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How to treat and prevent UTIs during pregnancy

Dr Christine Catling

Dr Christine Catling

Dr Christine Catling, a midwife for over 25 years, is the Director of Midwifery Studies at UTS. She believes research, innovation and good quality midwifery are pivotal to the well-being of mothers and young families. Christine has extensive experience in antenatal education, policy development and research, and has published on workforce issues, homebirth, vaginal birth...
Created on Oct 03, 2023 · 4 mins read

Urinary tract infections (UTIs) are a prevalent condition that can affect women both during pregnancy and outside of pregnancy. However, some women may find themselves more susceptible to UTIs during pregnancy due to the various physiological changes occurring in their bodies. UTIs typically occur when bacteria enter the urinary system, including the urethra, bladder, and, in severe cases, the kidneys. The bacteria responsible for UTIs can originate from sources such as the intestinal tract/bowels, the skin, or the surrounding environment.

Why do UTIs occur?

During pregnancy, hormonal changes and the physical changes in the urinary system can contribute to an increased risk of UTIs. These changes include:

  1. Hormonal shifts: Hormonal changes during pregnancy can affect the urinary tract, making it more susceptible to bacterial colonisation. Hormones like progesterone can relax the muscles of the urinary tract, potentially causing urine to pool and providing a conducive environment for bacterial growth.
  2. Urinary stasis: As the uterus expands during pregnancy, it can exert pressure on the bladder, leading to incomplete emptying of urine. This stagnant urine can create an environment where bacteria can multiply, increasing the risk of infection.
  3. Hormonal changes in the vaginal area: Pregnant women experience shifts in vaginal pH levels due to hormonal fluctuations. These changes can alter the bacterial balance in the vaginal area, potentially increasing the risk of bacteria reaching the urinary tract.

Sex can also increase your chances as bacteria can enter the urethra during or after intercourse.

If you experienced UTIs frequently before becoming pregnant, you’re more likely to experience them during pregnancy too.

What are the symptoms of a UTI?

Some women will experience no symptoms at all, however many of the most common symptoms include:

  1. Pain or discomfort during urination: A common symptom of a UTI is a burning sensation or pain when urinating. This discomfort may be felt in the urethra or lower abdomen.
  2. Frequent urination: If you find yourself needing to urinate more frequently than usual, it could be a sign of a UTI. This includes waking up multiple times during the night to urinate (nocturia).
  3. Urgency: Feeling a strong and sudden urge to urinate even if the volume of urine is small is another symptom of a UTI.
  4. Cloudy or strong-smelling urine: UTIs can cause changes in the appearance and odor of urine. Your urine may appear cloudy or have an unusually strong smell.
  5. Blood in the urine: In some cases, a UTI may lead to the presence of blood in the urine (hematuria). This can give the urine a pink, red, or brown color.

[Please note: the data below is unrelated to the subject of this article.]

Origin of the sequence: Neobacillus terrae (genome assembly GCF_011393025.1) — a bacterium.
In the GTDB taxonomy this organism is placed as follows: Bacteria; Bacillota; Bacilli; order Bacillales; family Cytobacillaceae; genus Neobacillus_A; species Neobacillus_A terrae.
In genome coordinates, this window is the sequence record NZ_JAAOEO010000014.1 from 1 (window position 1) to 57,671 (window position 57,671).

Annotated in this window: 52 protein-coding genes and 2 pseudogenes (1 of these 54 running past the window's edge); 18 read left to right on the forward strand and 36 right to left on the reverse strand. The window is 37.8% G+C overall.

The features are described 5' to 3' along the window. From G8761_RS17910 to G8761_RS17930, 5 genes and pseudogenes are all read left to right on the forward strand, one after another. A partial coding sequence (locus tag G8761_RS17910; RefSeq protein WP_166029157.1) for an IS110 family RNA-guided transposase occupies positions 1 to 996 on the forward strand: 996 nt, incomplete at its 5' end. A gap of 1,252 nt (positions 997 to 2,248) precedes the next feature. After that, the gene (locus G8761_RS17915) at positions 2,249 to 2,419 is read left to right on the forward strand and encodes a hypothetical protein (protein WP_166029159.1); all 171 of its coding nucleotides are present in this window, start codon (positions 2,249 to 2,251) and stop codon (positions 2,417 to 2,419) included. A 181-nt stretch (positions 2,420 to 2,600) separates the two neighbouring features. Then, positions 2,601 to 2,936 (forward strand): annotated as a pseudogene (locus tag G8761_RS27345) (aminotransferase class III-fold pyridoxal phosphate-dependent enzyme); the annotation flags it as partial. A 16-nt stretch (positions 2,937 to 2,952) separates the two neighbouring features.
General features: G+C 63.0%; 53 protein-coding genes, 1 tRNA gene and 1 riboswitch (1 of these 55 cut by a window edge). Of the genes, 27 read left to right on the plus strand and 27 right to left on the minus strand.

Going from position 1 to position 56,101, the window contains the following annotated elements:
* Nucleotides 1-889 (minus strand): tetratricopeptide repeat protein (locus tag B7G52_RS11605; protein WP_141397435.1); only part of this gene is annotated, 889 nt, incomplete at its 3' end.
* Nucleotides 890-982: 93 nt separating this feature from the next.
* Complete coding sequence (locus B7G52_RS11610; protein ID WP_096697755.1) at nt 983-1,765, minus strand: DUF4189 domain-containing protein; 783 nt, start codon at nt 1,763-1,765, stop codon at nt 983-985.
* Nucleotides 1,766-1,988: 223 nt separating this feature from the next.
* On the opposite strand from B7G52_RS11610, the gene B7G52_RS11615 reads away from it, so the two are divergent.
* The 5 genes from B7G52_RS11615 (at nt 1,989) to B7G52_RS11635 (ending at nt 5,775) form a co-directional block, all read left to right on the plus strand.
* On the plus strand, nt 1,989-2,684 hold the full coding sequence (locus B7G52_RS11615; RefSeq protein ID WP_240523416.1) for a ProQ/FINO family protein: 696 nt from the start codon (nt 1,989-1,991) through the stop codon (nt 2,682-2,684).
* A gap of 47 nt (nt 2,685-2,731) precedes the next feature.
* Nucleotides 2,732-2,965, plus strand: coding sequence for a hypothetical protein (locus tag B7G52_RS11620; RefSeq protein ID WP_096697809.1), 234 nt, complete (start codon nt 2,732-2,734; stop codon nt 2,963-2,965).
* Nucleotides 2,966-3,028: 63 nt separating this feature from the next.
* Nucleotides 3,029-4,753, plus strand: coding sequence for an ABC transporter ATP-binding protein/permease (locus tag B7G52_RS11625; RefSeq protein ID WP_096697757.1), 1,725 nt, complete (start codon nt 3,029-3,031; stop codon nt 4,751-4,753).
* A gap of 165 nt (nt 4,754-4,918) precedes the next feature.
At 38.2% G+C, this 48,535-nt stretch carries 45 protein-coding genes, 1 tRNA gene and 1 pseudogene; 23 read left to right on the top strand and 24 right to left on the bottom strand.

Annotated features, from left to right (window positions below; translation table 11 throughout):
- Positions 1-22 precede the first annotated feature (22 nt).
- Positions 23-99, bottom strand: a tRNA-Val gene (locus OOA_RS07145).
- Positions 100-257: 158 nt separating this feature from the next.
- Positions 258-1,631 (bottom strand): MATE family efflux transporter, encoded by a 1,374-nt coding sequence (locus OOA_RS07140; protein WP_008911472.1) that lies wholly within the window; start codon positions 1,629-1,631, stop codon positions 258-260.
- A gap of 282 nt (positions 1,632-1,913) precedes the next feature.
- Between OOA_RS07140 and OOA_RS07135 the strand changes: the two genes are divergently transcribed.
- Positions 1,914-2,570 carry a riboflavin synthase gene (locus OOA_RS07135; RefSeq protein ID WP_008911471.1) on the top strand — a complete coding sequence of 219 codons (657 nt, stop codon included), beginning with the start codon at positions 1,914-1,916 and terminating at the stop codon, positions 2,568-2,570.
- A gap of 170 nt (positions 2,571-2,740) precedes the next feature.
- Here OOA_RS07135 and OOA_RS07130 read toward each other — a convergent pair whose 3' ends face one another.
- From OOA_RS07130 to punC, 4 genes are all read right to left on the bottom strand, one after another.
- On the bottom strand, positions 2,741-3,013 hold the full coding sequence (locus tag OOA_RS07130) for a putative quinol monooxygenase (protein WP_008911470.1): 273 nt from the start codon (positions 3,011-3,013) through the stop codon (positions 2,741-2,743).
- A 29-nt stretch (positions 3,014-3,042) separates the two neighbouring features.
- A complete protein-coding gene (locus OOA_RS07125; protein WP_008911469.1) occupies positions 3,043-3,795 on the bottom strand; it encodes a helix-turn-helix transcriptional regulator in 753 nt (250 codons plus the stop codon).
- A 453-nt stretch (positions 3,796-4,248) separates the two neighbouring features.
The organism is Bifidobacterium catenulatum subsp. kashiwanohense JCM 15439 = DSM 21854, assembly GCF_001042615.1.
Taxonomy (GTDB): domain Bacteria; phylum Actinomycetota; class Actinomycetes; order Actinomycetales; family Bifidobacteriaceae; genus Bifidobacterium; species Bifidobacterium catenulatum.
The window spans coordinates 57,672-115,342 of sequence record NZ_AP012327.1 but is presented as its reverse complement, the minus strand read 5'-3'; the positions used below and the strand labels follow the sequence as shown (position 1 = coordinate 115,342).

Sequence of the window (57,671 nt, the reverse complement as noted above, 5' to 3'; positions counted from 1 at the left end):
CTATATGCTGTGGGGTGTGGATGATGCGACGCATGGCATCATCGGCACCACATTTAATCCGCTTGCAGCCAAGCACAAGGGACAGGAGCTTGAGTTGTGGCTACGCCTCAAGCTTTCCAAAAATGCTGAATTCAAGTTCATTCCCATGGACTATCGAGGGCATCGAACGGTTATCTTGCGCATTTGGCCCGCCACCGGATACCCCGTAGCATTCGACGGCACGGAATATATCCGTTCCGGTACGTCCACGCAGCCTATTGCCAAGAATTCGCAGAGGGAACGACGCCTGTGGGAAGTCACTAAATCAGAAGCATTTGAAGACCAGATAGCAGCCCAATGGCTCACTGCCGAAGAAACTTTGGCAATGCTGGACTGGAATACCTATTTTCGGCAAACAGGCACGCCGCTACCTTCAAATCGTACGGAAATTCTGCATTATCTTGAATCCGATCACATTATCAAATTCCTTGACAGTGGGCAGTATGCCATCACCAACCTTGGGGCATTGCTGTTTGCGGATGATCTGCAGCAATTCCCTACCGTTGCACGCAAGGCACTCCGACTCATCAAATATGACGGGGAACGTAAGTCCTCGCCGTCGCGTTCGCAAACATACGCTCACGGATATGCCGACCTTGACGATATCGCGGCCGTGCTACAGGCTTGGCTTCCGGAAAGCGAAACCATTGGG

6. Lower abdominal or back pain: UTIs can cause discomfort or pain in the lower abdomen or back, particularly in the area surrounding the bladder and kidneys.
  7. Fatigue or malaise: Some individuals with UTIs may experience general feelings of fatigue, weakness, or a sense of overall unwellness. Fever, nausea and/or vomiting can also occur.

Can a UTI be harmful to you or the baby?

If left untreated UTIs can lead to kidney disease as well as birth complications such as pre-eclampsia, early labour and low birth weight.

In some cases, untreated UTIs can lead to a neonatal infection, where the baby acquires the infection during birth. This can cause complications for the newborn and may require medical intervention.

It can also cause major complications to your own health if left untreated and the UTI does reach your kidney.

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How to treat a UTI during pregnancy

If you suspect you have a UTI you should speak with your doctor immediately so they can test you (you will have to provide a urine sample) and then they will usually prescribe a course of antibiotics. They will often advise you to drink more water and to take paracetamol for the treatment of any pain.

Your doctor will then likely test you again after you have finished the course of antibiotics to make sure the bacteria has cleared, and they might also want to continue to monitor it for the duration of your pregnancy.

If the infection enters your kidneys while you are pregnant you may be admitted to the hospital for treatment intravenously.

How to prevent a UTI

There are a number of things you can do to help try and prevent a UTI from occurring in the first place:

  • Drinking plenty of fluids – predominantly in the form of water
  • Going to the toilet often – and emptying your bladder completely. As much as it feels like you’re constantly in the bathroom, don’t fight the urge to go
  • Wiping from the front to the back after going to the toilet and always keeping the area clean
  • Using mild cleanser (only ever wash the area externally)
  • Showers are generally recommended over baths
  • Always remember to go to the toilet before and straight after sex
  • Wearing cotton underwear and letting the area breathe without underwear overnight when you can
  • Avoid synthetic fabrics and wearing anything too tight such as jeans or tights

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